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These refugees are a legacy of America's war in Southeast Asia. Today more than 300,000 refugees crowd into solid relocation camps or find temporary refuge along the war-tuned border with Thailand. Cambodian refugees are survivors of the massive U.S. bombing of their then-neutral nation. Survivors of the ruthless takeover by the communist Khmer Rouge in 1975. A four-year reign of terror when an estimated one-third of Cambodia's 7 million people died from execution, starvation, or disease. Survivors of the ongoing war-care between Vietnamese troops which ousted the Khmer Rouge and Cambodians fighting to regain their country.
Until thousands of Vietnamese list all for freedom, only to fall prey to pirates and the elements on the South China Sea. From neighboring Laos, flee once loyal U.S. allies. Their determination to endure has brought them this far. They now seek shelter from the storm. Many hope to find safe harbor in the United States, dreaming of building a better life for their children and starting over in America. Since 1975, more than 800,000 have come to the United States. In 10 years, the Dallas-Arias Southeast Asian community has swelled to 30,000, nearly one-third of the state's Southeast Asian population. Titt Runtam Samrit is a caseworker with the largest resettlement agency in the nation, run
by the United States Catholic Conference. Just December night with some of his friends, he's picking up the Maos, a Cambodian family of four. While the first wave of refugees in the 1970s brought the educated professional class, these newcomers arrive with little schooling and few skills of use in a high-tech society. Don't worry, if you study and work hard, you'll feel better. Yes, I want to get a job tomorrow. The challenge is formidable. Third-world farmers like the Maos, some illiterate in their own language, must learn to function in the world's most technically complex society. Do you have a headache now? Are you tired? Is it day or night? After we get in the car and go home, I'll give you some medicine. It's been an exhausting three-day trip halfway around the world. Day and night are reversed, nothing is familiar.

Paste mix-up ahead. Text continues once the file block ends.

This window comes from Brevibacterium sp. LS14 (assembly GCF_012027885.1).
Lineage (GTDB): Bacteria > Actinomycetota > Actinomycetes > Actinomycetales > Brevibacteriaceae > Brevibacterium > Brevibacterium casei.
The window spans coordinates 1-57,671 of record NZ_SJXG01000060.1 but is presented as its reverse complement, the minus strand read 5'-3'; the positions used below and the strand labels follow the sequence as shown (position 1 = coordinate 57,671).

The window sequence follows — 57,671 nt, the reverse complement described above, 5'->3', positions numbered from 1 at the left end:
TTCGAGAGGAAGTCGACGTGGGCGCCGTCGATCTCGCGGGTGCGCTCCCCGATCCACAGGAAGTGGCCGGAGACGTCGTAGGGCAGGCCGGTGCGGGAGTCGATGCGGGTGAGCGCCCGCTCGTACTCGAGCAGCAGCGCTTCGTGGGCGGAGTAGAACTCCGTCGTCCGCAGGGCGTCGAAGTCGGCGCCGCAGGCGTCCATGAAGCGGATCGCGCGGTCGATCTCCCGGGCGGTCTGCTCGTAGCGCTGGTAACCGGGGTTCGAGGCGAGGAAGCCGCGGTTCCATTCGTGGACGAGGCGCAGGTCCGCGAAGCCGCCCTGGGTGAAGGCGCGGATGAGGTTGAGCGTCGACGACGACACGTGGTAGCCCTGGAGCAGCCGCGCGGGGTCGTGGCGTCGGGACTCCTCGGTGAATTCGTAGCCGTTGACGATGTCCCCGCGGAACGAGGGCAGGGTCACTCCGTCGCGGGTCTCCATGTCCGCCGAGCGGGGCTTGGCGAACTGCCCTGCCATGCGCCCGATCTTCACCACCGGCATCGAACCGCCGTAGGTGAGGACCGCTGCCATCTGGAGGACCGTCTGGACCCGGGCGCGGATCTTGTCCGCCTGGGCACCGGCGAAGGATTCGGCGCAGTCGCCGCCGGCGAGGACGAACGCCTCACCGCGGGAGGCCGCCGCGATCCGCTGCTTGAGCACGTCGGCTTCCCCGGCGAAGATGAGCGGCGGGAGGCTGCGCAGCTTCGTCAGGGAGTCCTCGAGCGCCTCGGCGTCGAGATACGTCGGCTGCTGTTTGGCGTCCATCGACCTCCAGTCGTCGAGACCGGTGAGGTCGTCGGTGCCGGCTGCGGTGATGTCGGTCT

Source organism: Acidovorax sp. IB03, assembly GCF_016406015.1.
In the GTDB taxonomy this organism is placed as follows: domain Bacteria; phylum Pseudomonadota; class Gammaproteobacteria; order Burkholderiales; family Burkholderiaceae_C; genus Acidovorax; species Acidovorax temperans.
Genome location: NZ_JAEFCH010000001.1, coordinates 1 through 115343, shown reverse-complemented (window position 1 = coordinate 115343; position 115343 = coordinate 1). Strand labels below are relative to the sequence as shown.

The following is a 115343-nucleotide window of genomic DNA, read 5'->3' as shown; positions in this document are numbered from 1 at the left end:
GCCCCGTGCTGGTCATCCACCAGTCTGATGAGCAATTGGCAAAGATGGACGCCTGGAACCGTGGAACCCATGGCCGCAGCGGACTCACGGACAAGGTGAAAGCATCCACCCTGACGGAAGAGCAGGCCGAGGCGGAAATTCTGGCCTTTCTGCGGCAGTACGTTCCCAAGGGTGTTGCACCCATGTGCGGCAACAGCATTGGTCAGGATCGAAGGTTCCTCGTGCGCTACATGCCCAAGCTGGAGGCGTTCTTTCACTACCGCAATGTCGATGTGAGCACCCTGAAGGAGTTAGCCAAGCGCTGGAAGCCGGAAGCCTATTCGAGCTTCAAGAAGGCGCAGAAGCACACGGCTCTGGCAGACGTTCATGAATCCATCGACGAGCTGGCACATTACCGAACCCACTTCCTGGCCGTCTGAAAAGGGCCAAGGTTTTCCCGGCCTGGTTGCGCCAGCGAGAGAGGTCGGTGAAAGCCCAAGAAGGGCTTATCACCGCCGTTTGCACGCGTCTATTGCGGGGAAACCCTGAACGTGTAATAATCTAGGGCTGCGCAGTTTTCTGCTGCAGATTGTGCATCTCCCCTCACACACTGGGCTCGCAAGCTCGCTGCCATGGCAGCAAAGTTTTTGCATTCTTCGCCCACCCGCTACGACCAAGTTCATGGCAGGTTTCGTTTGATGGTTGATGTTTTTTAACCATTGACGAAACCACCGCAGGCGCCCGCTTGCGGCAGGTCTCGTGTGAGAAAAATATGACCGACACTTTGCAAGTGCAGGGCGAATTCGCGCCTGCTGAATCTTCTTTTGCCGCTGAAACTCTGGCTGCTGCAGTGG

With all of their worldly belongings in one box, the Maos head out into below freezing weather. In Cambodia, the Maos cooked over a wood fire and drew water from a river. They have never seen a freeway or electric lights along a road. In the airplane, the city lights look like stars. Just wait until we get closer to Dallas, then you'll see all these lights and 70 and 80 story tall buildings. Look at the cars. This freeway is busy 24 hours and you see those lights, those are cars that are coming toward us. See, they're coming this way while we're going the other way. See the city? Look at all the buildings. These buildings are made of glass.